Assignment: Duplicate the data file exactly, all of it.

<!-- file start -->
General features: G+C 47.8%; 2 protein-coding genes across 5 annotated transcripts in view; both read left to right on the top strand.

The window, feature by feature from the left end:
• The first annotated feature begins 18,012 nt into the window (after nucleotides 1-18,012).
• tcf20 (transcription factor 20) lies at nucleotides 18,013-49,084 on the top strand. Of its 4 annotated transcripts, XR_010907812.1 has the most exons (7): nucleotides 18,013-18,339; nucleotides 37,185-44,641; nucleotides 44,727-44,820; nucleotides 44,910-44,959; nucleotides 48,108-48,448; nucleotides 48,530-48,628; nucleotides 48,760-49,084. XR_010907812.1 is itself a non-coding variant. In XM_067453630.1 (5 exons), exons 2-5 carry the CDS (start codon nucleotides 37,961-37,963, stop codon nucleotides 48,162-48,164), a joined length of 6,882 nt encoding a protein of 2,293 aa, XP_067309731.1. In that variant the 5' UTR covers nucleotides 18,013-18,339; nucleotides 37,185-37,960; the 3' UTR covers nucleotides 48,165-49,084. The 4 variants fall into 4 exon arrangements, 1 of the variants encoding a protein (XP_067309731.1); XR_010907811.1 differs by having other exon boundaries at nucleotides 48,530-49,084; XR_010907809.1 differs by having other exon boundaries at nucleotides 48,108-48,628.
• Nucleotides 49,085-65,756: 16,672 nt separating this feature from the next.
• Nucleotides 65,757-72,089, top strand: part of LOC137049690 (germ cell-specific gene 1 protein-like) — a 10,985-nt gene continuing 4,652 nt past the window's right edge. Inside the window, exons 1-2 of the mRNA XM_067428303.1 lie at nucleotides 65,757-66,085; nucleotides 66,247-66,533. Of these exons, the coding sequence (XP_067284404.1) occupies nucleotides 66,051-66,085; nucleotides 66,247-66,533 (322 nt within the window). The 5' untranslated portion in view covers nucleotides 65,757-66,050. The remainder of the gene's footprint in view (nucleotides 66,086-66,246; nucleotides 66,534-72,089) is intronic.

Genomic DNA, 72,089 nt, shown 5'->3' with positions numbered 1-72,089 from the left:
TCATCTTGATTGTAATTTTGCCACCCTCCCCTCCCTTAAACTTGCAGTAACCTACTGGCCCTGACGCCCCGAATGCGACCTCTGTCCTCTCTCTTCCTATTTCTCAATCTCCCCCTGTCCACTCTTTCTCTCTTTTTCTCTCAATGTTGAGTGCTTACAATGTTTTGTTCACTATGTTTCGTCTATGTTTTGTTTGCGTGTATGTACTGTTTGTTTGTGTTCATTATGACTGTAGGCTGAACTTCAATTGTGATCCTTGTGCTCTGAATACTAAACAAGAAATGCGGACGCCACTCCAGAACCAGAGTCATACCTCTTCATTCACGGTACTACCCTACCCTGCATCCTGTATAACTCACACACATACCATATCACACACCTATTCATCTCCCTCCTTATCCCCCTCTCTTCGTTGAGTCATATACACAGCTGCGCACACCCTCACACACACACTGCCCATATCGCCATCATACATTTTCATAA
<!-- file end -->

General features: G+C 47.8%; 2 protein-coding genes across 5 annotated transcripts in view; both read left to right on the top strand.

The window, feature by feature from the left end:
• The first annotated feature begins 18,012 nt into the window (after nucleotides 1-18,012).
• tcf20 (transcription factor 20) lies at nucleotides 18,013-49,084 on the top strand. Of its 4 annotated transcripts, XR_010907812.1 has the most exons (7): nucleotides 18,013-18,339; nucleotides 37,185-44,641; nucleotides 44,727-44,820; nucleotides 44,910-44,959; nucleotides 48,108-48,448; nucleotides 48,530-48,628; nucleotides 48,760-49,084. XR_010907812.1 is itself a non-coding variant. In XM_067453630.1 (5 exons), exons 2-5 carry the CDS (start codon nucleotides 37,961-37,963, stop codon nucleotides 48,162-48,164), a joined length of 6,882 nt encoding a protein of 2,293 aa, XP_067309731.1. In that variant the 5' UTR covers nucleotides 18,013-18,339; nucleotides 37,185-37,960; the 3' UTR covers nucleotides 48,165-49,084. The 4 variants fall into 4 exon arrangements, 1 of the variants encoding a protein (XP_067309731.1); XR_010907811.1 differs by having other exon boundaries at nucleotides 48,530-49,084; XR_010907809.1 differs by having other exon boundaries at nucleotides 48,108-48,628.
• Nucleotides 49,085-65,756: 16,672 nt separating this feature from the next.
• Nucleotides 65,757-72,089, top strand: part of LOC137049690 (germ cell-specific gene 1 protein-like) — a 10,985-nt gene continuing 4,652 nt past the window's right edge. Inside the window, exons 1-2 of the mRNA XM_067428303.1 lie at nucleotides 65,757-66,085; nucleotides 66,247-66,533. Of these exons, the coding sequence (XP_067284404.1) occupies nucleotides 66,051-66,085; nucleotides 66,247-66,533 (322 nt within the window). The 5' untranslated portion in view covers nucleotides 65,757-66,050. The remainder of the gene's footprint in view (nucleotides 66,086-66,246; nucleotides 66,534-72,089) is intronic.

Genomic DNA, 72,089 nt, shown 5'->3' with positions numbered 1-72,089 from the left:
TCATCTTGATTGTAATTTTGCCACCCTCCCCTCCCTTAAACTTGCAGTAACCTACTGGCCCTGACGCCCCGAATGCGACCTCTGTCCTCTCTCTTCCTATTTCTCAATCTCCCCCTGTCCACTCTTTCTCTCTTTTTCTCTCAATGTTGAGTGCTTACAATGTTTTGTTCACTATGTTTCGTCTATGTTTTGTTTGCGTGTATGTACTGTTTGTTTGTGTTCATTATGACTGTAGGCTGAACTTCAATTGTGATCCTTGTGCTCTGAATACTAAACAAGAAATGCGGACGCCACTCCAGAACCAGAGTCATACCTCTTCATTCACGGTACTACCCTACCCTGCATCCTGTATAACTCACACACATACCATATCACACACCTATTCATCTCCCTCCTTATCCCCCTCTCTTCGTTGAGTCATATACACAGCTGCGCACACCCTCACACACACACTGCCCATATCGCCATCATACATTTTCATAA